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specialist help for bvFTD

Discussion in 'Younger people with dementia and their carers' started by Peggy50, Oct 31, 2017.

  1. Peggy50

    Peggy50 New member

    Oct 31, 2017
    5
    I am struggling to find anyone who can handle my husband for several reasons.
    He's very mobile and very fast, tendency to dart across roads. He's young -55, and has zero attention span. Only wants to walk and pace and repeat the same words over and over. We have no access to any services for younger people and our local mental health team have never seen anyone like him!! I feel like I know more than anyone who is trying to advise us. Day centre is ok for a few hours but where do I go to find a careworker???
     
  2. JigJog

    JigJog Registered User

    Nov 6, 2013
    233
    Hi Peggy50,

    My husband also has bvFTD. He was diagnosed at 62 and as he has always been a very fit hillwalker/mountain climber, I shared similar problems to yours. Initially I felt lost at sea, as you do and everywhere I turned I was given the same response, 'He is too young. Our services are not appropriate for him.'

    I rang around care agencies, one after another until I eventually found what I was looking for. It took me ages. I found an agency who could supply me with someone who was happy to walk with him and then take him for a coffee, several times each week.

    During the last 3 years, he has had about 6 different carers, who were all happy to go for long walks and at a pace. They were very keen and enthusiastic and they learned his favourite routes and even used to set him challenges along the way, recording time or distance. It certainly kept him happy and gave me a break. Some agencies do have carers who are happy to walk and offer companionship activities for younger people. It just can be tricky to find them.

    bvFTD is quite rare and you will be the expert for your husband. You will have to inform all those who work with him about his condition. Just keep reading and learning. He will need you to inform others. So many haven't come across it before. I had a set of notes saved that I could just print off and give out to anyone that worked with him.

    My OH is now in a care home after 4 years of caring for him at home. I reached the point when I could no longer keep him safe and finding an appropriate care home is indeed another challenge.

    Please let me know how you get on or if there's any other way I might be able to help.

    Best Wishes
    JigJog x
     
  3. Peggy50

    Peggy50 New member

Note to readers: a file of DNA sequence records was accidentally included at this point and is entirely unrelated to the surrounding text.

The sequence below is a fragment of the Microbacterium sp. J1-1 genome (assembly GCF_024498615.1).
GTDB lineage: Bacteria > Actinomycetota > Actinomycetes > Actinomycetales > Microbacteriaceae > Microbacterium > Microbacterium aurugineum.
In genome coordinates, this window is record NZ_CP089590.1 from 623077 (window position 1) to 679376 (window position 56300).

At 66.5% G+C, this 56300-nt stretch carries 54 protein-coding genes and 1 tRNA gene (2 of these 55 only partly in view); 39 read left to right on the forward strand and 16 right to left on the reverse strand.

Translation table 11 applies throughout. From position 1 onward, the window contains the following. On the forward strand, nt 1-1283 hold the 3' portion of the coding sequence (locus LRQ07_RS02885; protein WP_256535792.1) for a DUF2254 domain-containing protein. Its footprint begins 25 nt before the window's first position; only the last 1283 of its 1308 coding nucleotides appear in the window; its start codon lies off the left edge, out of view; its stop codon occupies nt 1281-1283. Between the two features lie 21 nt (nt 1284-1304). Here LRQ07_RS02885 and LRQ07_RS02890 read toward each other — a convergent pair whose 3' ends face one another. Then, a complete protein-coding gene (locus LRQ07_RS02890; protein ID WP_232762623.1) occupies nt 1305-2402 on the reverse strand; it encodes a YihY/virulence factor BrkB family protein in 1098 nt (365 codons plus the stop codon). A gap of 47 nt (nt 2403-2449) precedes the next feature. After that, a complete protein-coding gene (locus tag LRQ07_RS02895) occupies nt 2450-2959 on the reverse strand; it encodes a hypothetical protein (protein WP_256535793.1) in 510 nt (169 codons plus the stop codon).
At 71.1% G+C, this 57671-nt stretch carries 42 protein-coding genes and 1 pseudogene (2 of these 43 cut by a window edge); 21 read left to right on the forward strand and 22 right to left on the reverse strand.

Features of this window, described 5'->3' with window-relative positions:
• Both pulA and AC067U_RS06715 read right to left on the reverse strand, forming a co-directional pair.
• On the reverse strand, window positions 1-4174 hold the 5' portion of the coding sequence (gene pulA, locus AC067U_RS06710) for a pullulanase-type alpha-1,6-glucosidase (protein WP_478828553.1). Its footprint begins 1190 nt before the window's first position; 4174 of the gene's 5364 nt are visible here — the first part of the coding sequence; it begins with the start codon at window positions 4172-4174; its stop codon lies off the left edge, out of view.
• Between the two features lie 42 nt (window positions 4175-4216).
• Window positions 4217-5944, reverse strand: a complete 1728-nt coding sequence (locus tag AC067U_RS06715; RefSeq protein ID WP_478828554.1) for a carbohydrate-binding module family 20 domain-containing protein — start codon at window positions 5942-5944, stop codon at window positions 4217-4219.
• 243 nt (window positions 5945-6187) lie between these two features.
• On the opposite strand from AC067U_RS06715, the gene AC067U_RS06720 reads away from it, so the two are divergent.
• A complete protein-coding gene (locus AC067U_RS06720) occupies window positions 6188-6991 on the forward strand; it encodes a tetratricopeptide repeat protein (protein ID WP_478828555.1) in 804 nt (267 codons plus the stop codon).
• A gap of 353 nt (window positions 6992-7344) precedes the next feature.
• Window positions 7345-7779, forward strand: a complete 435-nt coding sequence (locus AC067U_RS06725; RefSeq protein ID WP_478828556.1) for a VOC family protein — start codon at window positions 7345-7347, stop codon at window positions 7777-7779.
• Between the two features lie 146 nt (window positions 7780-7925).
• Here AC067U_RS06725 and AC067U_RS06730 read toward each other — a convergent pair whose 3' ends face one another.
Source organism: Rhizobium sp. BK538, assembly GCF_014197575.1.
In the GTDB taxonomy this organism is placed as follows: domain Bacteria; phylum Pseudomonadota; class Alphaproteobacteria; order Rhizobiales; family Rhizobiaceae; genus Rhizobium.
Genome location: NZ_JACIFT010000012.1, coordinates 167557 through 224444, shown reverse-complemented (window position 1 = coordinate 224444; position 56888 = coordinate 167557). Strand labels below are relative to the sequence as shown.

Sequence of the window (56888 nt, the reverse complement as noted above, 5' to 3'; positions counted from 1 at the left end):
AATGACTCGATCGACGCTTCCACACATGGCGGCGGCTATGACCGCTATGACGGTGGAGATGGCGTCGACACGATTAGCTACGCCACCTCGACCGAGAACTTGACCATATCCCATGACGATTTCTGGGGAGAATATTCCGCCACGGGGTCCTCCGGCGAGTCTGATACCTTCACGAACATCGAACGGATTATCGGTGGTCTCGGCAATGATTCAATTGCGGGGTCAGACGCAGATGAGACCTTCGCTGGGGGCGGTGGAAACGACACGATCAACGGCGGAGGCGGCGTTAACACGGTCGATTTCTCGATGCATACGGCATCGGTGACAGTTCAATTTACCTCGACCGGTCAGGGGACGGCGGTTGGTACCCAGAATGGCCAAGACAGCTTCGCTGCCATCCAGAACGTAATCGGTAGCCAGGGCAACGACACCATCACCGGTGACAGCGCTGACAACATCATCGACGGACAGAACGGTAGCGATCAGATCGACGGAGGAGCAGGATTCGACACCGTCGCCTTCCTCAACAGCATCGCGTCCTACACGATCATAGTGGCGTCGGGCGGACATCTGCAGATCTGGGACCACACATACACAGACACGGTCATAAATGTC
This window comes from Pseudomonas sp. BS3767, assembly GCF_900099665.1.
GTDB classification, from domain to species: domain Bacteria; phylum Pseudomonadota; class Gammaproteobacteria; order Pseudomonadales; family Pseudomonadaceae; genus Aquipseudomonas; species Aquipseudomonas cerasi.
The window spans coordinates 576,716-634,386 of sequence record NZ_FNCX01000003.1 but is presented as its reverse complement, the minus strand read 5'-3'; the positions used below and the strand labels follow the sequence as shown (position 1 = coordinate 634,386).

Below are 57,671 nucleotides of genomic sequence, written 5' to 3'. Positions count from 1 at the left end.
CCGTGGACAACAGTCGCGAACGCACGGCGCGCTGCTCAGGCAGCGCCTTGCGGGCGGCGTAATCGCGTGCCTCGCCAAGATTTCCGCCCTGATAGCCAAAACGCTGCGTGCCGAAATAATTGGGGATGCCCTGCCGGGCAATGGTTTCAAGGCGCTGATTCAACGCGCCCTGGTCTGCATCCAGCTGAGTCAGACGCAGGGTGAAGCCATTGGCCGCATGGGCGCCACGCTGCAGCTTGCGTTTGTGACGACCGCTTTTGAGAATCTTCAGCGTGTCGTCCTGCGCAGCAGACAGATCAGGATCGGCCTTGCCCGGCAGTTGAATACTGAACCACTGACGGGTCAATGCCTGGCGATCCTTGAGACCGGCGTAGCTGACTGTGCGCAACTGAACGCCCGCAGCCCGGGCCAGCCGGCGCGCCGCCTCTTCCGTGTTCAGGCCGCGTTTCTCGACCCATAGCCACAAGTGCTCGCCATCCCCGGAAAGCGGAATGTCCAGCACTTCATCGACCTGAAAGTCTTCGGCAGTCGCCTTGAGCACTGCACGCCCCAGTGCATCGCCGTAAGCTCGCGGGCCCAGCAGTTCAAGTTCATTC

Oct 31, 2017
    5
     
  4. Peggy50

    Peggy50 New member

    Oct 31, 2017
    5
    Thanks for the help jigjog : ))
    Its reassuring to know that you have experienced the same and its not just that the services in our area are lacking. I am persistent but was getting tired of hitting a brick wall and by the time that happened another few weeks had gone by. Your idea of writing up notes about him is brilliant. It gets very wearing repeating the same information time and time again. Did you look at agencies that had different specialities like Mencap or those that deal with head injuries? I'll keep trying
     
  5. JigJog

    JigJog Registered User

    Nov 6, 2013
    233
    Hi Peggy,
    No I didn't look at agencies that had different specialities but if I was looking again, I certainly would. You need to have a break and this becomes increasingly important for your sanity, so don't stop, keep searching.
    I know what you mean about having to be the expert. OH's consultant has moved on to pastures new and his replacement wanted a meeting in the care home today to discuss things. He just shook his head in disbelief and said he hadn't come across anyone like him before. It makes it very difficult. It is so different from Alzheimer's.
    I've got a lot of support from FTD groups on Facebook. They are worldwide groups but are full of carers experiencing the same problems.
    Stay strong. Keep reading up and keep learning and don't give up on the search for help.

    JigJogx
     
  6. canary

    canary Registered User

    Feb 25, 2014
    4,582
    South coast
    My OH has FTD and has just been referred to a day centre that specialises in head injuries and therefore tends to have younger people. Because it doesnt contain the dreaded D word OH is quite keen to go. We are still waiting for SS to contact for an assessment, but are quite hopeful that he will be accepted.
     
  7. JigJog

    JigJog Registered User

    Nov 6, 2013
    233
    That's fantastic news Canary. Fingers crossed for you.

    Keep us posted.
    JigJog x
     
  8. Peggy50

    Peggy50 New member

    Oct 31, 2017
    5
    Thanks for that. I think its because of where we live but still I know we arent the only ones under 65!! As he gets worse I guess the places for older people seem less inappropriate but we aren't at that point yet and I hate being sucked up into "elderly care"
     
  9. JigJog

    JigJog Registered User

    Nov 6, 2013
    233
    I know exactly what you mean Canary. When OH first went into a care home in August, he stuck out like a sore thumb. Everyone else seemed so old and frail and there he was in his 60s, physically very strong and mobile.

    The first time I went in and saw him napping along with all the older residents at 10am in the morning, I could have cried. As he's got worse, he blends in more and is quite happy just sitting along with the others. I don't like it but I'm having to come to terms with it.

    Pure coincidence, two other men in their 60s with FTD have moved into the same home since OH. All three with FTD are considerably more challenging than the older frailer residents with Alzheimer's. All three are tall, physically strong, mobile guys whose behaviour presents some real challenges.

    JigJog x
     

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